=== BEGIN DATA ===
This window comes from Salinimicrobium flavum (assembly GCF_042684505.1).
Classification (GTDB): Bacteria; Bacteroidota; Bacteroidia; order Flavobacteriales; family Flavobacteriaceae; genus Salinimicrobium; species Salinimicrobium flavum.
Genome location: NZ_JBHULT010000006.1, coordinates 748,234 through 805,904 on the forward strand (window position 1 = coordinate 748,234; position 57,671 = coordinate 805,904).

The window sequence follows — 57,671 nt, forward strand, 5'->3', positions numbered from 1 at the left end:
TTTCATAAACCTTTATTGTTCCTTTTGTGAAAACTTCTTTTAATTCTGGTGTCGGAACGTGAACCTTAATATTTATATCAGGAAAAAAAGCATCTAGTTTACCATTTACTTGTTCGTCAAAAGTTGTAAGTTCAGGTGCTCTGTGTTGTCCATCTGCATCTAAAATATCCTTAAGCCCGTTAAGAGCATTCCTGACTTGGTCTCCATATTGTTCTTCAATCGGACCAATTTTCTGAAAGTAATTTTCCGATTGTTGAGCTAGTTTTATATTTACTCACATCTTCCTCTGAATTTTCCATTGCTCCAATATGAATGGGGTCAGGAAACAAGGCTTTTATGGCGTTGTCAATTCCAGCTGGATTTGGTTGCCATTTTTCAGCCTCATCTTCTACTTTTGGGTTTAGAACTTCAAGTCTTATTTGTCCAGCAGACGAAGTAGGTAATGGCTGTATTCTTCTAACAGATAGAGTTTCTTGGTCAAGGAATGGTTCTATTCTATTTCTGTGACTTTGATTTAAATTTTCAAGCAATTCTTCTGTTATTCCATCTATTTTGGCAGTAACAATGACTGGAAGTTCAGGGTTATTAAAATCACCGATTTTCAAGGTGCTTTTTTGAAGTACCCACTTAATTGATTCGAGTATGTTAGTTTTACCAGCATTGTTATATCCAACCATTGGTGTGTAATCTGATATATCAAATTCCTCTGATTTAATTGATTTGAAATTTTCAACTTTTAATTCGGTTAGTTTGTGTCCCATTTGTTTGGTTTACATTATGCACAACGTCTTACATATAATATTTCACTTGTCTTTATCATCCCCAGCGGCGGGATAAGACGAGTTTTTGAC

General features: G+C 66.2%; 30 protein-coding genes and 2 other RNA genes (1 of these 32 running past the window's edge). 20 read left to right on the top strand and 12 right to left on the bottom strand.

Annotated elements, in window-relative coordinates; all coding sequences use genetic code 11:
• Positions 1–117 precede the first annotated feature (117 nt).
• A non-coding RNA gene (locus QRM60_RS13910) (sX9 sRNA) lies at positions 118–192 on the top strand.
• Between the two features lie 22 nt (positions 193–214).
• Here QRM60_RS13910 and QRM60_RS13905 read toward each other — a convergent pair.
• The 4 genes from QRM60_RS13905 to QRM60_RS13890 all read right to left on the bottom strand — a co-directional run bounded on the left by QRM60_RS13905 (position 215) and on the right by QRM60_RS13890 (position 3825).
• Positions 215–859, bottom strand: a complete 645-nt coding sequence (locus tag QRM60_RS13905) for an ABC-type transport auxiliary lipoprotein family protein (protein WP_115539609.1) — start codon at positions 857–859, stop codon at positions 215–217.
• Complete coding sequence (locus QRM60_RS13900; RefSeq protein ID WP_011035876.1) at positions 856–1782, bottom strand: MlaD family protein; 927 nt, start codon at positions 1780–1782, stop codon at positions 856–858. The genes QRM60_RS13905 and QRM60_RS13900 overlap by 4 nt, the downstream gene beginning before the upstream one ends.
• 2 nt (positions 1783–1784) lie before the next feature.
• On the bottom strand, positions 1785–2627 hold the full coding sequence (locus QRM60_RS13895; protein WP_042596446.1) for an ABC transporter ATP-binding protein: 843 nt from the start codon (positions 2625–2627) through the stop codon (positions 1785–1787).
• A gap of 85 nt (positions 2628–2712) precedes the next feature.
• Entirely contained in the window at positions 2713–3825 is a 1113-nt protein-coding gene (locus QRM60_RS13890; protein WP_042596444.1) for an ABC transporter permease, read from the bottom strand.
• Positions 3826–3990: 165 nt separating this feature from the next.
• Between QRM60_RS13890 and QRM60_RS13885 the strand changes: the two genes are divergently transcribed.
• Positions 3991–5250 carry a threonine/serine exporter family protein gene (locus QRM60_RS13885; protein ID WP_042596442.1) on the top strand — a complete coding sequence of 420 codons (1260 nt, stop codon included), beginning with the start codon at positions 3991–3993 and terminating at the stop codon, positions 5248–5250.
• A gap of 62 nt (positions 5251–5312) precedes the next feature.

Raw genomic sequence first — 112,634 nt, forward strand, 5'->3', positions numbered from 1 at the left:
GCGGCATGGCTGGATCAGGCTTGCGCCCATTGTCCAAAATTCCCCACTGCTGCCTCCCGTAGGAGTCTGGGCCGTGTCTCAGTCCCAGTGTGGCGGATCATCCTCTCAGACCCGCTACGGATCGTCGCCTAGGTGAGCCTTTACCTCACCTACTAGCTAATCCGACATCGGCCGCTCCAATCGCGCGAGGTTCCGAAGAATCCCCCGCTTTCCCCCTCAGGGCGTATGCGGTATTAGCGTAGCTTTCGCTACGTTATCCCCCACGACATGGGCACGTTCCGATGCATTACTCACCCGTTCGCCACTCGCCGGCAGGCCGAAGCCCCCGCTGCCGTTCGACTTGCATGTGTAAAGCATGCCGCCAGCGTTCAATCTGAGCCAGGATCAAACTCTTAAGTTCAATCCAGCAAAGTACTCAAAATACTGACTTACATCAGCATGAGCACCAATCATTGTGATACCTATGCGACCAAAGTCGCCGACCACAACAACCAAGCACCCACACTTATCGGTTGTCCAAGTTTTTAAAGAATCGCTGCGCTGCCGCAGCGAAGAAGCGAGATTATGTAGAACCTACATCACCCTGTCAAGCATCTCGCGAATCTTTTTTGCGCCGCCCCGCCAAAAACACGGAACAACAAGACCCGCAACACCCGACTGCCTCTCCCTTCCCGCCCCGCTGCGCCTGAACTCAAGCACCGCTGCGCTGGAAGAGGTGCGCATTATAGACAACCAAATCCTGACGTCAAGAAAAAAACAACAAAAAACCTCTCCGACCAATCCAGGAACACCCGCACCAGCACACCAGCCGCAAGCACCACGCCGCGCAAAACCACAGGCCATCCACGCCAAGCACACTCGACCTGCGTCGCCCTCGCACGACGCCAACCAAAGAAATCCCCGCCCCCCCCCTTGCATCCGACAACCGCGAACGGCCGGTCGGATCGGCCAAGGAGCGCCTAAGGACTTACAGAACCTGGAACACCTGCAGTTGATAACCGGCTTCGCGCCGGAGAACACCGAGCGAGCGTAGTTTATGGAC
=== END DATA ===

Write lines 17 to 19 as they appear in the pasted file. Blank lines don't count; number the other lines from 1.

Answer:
• A gap of 85 nt (positions 2628–2712) precedes the next feature.
• Entirely contained in the window at positions 2713–3825 is a 1113-nt protein-coding gene (locus QRM60_RS13890; protein WP_042596444.1) for an ABC transporter permease, read from the bottom strand.
• Positions 3826–3990: 165 nt separating this feature from the next.